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Tracking Japan’s asteroid impact mission

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Posted April 30, 2015

ESA is set to support Japan’s ‘touch-and-go’ Hayabusa-2 spacecraft, now en route to a little-known asteroid, helping to boost the scientific return from this audacious mission.

Hayabusa-2. Copyright: JAXA

Hayabusa-2. Copyright: JAXA

A flawless launch last December marked the start of a six-year round-trip for Japan’s Hayabusa-2, which is on course to arrive at the carbon-rich asteroid 1999 JU3 in June 2018.

Once there, it will study the surface in detail in preparation for dispatching three diminutive landing drones. It will also deliver the Mascot lander, developed by the DLR German Aerospace Center in cooperation with France’s CNES space agency and equipped with a ‘hopper’ mechanism to enable it to explore the tiny world from multiple locations.

This image, taken in 2012, shows DSA 3 Malargüe station, one the world’s most sophisticated tracking stations used for deep space communications, as it neared inauguration in Malargüe, Argentina. Since entering service in December 2012, the station has ensured reliable communications with missions voyaging hundreds of millions of kilometres into our Solar System. The new ESA tracking station, near the town of Malargüe in Mendoza province, 1000 km west of Buenos Aires, joined two existing stations, in Spain and Australia, and now provides global coverage for the Agency’s deep-space missions. Copyright: ESA

This image, taken in 2012, shows DSA 3 Malargüe station, one the world’s most sophisticated tracking stations used for deep space communications, as it neared inauguration in Malargüe, Argentina. Since entering service in December 2012, the station has ensured reliable communications with missions voyaging hundreds of millions of kilometres into our Solar System. The new ESA tracking station, near the town of Malargüe in Mendoza province, 1000 km west of Buenos Aires, joined two existing stations, in Spain and Australia, and now provides global coverage for the Agency’s deep-space missions. Copyright: ESA

Hayabusa will also use explosives to fire a copper impactor into the 980 m-diameter asteroid, then scoop up the debris fragments in a complex touch-and-go manoeuvre. The fragments will be returned to Earth in 2020.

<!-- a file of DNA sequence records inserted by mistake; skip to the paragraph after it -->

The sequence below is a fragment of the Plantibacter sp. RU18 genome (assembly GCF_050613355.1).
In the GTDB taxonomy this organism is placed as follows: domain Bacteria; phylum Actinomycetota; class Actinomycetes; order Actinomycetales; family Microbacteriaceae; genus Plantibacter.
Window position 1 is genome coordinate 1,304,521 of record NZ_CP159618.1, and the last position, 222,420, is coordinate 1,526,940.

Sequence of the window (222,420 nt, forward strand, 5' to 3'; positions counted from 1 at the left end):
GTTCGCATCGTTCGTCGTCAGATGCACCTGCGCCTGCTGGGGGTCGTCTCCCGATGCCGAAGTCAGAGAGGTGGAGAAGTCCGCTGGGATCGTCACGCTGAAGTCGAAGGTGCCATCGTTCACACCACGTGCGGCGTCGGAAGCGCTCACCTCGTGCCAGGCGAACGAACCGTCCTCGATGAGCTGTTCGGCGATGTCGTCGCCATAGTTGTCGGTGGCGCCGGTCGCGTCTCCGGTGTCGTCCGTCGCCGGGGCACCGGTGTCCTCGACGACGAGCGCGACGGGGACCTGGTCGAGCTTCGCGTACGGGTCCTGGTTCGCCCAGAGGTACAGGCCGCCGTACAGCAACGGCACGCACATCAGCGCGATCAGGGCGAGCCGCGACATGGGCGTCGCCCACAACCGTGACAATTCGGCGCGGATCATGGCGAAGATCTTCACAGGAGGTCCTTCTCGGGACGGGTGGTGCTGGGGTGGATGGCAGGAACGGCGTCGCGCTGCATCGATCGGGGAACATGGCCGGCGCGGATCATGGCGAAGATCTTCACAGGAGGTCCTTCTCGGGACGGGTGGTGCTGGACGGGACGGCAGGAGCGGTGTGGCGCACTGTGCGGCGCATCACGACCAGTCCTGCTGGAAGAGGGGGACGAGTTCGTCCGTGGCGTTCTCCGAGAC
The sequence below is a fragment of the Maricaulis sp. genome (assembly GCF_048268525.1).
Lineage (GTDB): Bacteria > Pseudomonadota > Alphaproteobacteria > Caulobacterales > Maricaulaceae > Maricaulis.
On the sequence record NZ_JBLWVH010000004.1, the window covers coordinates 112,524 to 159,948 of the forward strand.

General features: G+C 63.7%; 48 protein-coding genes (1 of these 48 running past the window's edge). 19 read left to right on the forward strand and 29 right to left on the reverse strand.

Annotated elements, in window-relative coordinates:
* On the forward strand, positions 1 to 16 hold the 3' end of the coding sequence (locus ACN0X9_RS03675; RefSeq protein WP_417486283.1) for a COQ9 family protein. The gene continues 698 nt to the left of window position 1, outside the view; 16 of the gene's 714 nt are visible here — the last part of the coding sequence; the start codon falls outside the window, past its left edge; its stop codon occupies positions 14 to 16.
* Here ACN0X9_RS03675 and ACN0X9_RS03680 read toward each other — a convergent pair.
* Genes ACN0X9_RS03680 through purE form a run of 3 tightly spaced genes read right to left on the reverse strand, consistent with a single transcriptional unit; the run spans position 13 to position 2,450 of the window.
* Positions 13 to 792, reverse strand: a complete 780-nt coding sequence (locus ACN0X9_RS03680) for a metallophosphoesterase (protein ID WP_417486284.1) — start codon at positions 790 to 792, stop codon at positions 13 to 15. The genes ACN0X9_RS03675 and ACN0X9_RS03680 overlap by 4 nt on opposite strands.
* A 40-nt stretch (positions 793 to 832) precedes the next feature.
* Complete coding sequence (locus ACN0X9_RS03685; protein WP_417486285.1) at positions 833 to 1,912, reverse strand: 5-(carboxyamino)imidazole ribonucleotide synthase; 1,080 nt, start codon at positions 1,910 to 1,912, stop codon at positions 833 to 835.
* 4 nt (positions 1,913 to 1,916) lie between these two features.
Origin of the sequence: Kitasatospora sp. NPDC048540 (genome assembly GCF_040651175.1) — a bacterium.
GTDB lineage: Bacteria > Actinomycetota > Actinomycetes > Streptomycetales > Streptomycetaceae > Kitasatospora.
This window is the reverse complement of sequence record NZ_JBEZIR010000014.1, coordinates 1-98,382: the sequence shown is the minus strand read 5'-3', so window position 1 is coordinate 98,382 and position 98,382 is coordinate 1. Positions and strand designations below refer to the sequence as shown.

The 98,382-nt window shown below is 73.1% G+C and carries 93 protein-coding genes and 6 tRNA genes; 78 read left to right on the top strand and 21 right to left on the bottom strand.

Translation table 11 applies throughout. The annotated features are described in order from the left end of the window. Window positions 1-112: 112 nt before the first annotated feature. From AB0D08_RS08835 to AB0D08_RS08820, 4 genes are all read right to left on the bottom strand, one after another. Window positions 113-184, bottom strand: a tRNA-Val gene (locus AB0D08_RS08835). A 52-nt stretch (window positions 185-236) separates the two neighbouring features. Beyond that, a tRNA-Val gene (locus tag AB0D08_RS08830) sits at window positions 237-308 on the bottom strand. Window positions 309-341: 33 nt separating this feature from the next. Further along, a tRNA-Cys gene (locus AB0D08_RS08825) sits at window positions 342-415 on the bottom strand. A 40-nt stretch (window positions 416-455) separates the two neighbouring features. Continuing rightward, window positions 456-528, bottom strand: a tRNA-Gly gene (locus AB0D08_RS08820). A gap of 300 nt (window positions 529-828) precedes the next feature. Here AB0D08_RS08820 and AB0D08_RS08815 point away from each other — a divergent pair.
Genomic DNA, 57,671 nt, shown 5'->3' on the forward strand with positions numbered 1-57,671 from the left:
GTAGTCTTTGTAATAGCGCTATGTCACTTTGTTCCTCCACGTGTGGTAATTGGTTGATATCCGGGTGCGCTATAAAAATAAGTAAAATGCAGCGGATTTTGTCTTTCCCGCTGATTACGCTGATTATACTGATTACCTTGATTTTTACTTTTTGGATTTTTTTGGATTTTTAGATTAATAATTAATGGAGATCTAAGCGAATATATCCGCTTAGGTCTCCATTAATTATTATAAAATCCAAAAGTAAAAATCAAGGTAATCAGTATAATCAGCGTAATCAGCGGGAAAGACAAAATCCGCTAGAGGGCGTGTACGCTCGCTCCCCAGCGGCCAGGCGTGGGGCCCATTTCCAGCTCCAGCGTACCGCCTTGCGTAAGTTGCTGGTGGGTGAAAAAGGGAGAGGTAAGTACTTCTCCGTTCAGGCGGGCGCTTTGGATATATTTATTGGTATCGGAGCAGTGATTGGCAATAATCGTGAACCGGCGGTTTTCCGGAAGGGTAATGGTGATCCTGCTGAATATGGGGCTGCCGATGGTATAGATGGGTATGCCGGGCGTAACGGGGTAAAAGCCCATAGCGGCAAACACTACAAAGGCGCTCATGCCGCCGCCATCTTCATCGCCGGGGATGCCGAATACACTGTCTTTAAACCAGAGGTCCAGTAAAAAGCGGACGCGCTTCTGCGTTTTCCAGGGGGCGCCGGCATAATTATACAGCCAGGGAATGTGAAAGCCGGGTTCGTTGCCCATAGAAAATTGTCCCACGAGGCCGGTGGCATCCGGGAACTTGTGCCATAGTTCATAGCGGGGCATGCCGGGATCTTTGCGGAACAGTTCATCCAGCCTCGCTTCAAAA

Tracking deep in space

In the first such support provided to a Japanese deep-space mission, ESA’s 35 m-diameter dish at Malargüe, Argentina, will provide up to 400 hours of tracking, establishing radio contact as the asteroid arcs through the Solar System between 135 million to 210 million km from the Sun.

Telecommands from mission controllers at the Japan Aerospace and Exploration Agency (JAXA) will be fed to the station via ESOC, ESA’s European Space Operations Centre, Germany.

The sophisticated technology and location of ESA’s station will enable Hayabusa-2 to deliver significantly more science data and provide coverage when Japanese stations are out of visibility.

The tracking station control room at the European Space Operations Centre (ESOC) is staffed year-round, 24 hours a day, and provides realtime remote control of all stations in the Agency's worldwide Estrack network. Copyright: ESA/ J. Mai

The tracking station control room at the European Space Operations Centre (ESOC) is staffed year-round, 24 hours a day, and provides realtime remote control of all stations in the Agency’s worldwide Estrack network. Copyright: ESA/ J. Mai

In the past, ESOC has supported JAXA’s Earth and astronomy missions, including Oicets and Astro-F.

“This is the first time we’ve supported a Japanese deep-space mission, so we’ve been working closely with JAXA in the past months to establish technical links between the ground station and the Hayabusa mission systems,” said Maite Arza, ESA’s Service Manager for Hayabusa at ESOC.

World-class tracking technology

Together with similar stations in Spain and Australia, the Malargüe site comprises the deep-space tracking capability of ESA’s Estrack network.

Estrack’s global system of ground stations provides links between spacecraft in orbit and control teams on Earth. The network is controlled from ESOC, and provides tracking support to ESA and partner agency missions 24 hours/day, 365 days/year. The network will celebrate its 40th anniversary this year.

“On 22 April, we completed a live, inflight compatibility test, linking Malargüe with the Japanese spacecraft, demonstrating that we’re ready to provide tracking for the incredible Hayabusa-2 mission,” says Maite.

“We look forward to helping our Japanese colleagues explore asteroid 1999 JU3, demonstrate advanced technology and achieve some excellent scientific results.”

Source: ESA

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